Addressing the 'waste crisis': Possible solutions and regional trends
Connecticut’s waste management crisis is already a top-ticket item for lawmakers. Before the latest legislative session began, newly-appointed Environmental Committee Chair State Sen. Rick Lopes told the CT Examiner he was focused on finding solutions.
The State Dept. of Energy and Environmental Protection (DEEP) has been sounding the alarm since 2020, when Commissioner Katie Dykes said the dwindling options for waste disposal posed a “silent crisis.”
In July of last year, one of five of the state’s waste-to-energy plants ground to a halt, offloading up to one-third of Connecticut's waste out-of-state.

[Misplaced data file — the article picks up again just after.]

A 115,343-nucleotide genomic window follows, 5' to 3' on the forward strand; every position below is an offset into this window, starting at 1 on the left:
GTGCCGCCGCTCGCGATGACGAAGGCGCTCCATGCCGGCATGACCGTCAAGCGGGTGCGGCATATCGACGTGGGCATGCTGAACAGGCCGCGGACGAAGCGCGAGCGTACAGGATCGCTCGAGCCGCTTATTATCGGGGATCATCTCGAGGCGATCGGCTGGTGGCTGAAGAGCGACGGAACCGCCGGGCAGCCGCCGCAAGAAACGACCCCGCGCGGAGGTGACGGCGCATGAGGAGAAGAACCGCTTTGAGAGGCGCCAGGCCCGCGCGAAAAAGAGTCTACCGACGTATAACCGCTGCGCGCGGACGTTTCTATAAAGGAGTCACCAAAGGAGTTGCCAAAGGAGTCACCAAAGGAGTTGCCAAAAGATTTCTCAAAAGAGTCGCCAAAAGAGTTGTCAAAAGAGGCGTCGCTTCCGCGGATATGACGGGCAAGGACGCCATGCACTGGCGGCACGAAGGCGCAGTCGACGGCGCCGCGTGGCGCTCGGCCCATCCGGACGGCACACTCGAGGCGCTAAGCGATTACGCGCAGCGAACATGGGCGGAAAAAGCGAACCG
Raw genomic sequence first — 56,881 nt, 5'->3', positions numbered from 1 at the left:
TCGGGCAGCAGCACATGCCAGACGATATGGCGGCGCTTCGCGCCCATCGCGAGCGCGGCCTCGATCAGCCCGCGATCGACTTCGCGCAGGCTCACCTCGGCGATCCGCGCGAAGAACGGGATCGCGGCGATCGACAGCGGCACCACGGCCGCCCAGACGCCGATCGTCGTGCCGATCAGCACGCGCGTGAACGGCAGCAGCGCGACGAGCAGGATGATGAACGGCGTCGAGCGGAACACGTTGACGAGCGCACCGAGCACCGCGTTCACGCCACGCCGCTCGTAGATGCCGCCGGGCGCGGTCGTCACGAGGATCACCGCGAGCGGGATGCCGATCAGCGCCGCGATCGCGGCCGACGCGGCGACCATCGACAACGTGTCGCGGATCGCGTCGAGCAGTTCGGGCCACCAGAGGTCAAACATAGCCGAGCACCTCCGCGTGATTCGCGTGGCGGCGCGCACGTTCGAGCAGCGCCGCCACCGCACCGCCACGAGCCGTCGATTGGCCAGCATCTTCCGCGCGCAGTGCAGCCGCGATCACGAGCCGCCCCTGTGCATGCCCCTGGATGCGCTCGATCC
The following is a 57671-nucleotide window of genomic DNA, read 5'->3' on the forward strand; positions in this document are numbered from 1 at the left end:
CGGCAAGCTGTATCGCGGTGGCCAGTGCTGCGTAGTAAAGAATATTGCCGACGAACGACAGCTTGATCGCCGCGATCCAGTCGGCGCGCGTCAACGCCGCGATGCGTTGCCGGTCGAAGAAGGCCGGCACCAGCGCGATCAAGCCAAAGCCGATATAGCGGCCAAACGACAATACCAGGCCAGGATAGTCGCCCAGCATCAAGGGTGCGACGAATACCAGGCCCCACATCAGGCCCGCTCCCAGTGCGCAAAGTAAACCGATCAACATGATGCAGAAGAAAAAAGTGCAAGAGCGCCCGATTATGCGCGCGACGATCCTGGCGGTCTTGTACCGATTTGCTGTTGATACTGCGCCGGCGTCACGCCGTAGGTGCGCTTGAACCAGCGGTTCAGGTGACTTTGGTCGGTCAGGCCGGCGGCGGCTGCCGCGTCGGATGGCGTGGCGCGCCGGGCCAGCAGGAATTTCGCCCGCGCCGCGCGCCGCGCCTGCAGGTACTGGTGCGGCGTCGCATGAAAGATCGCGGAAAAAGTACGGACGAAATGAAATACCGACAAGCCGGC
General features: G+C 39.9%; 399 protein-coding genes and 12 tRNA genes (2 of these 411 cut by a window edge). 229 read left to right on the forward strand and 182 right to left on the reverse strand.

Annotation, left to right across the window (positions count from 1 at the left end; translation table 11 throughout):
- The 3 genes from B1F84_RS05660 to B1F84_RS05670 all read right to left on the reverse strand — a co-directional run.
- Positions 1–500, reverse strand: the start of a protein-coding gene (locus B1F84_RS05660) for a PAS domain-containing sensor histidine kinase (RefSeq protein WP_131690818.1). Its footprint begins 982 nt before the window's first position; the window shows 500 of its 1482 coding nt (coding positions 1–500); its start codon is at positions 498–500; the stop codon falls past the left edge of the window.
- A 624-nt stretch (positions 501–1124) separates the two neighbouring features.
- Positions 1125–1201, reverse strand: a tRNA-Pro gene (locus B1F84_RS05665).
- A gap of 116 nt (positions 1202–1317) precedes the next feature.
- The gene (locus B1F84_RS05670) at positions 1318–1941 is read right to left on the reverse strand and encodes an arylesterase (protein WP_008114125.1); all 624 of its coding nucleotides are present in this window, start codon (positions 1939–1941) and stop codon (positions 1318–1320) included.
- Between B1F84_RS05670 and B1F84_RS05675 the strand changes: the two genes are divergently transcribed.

In recent years, DEEP has offered grants to support pay-as-you-throw programs and food collection services, hoping to help towns and cities stem the tide of trash. Food scrap collection is already bring offered in Middletown, Meriden and West Haven.
This hour, we hear from Waste Dive editor Cole Rosengren, as well as the recycling director for the nearby Cambridge, Massachusetts, where citywide food waste collection is now a mainstay. Plus, Alaina Wood is a climate communicator who goes by The Garbage Queen. She takes your questions.
- Cole Rosengren: Lead Editor, Waste Dive
- Mike Orr: Recycling Director, Dept. of Public Works for Cambridge, Massachusetts
- Alaina Wood: Climate Communicator AKA The Garbage Queen
Cat Pastor contributed to this episode which originally aired January 20, 2023.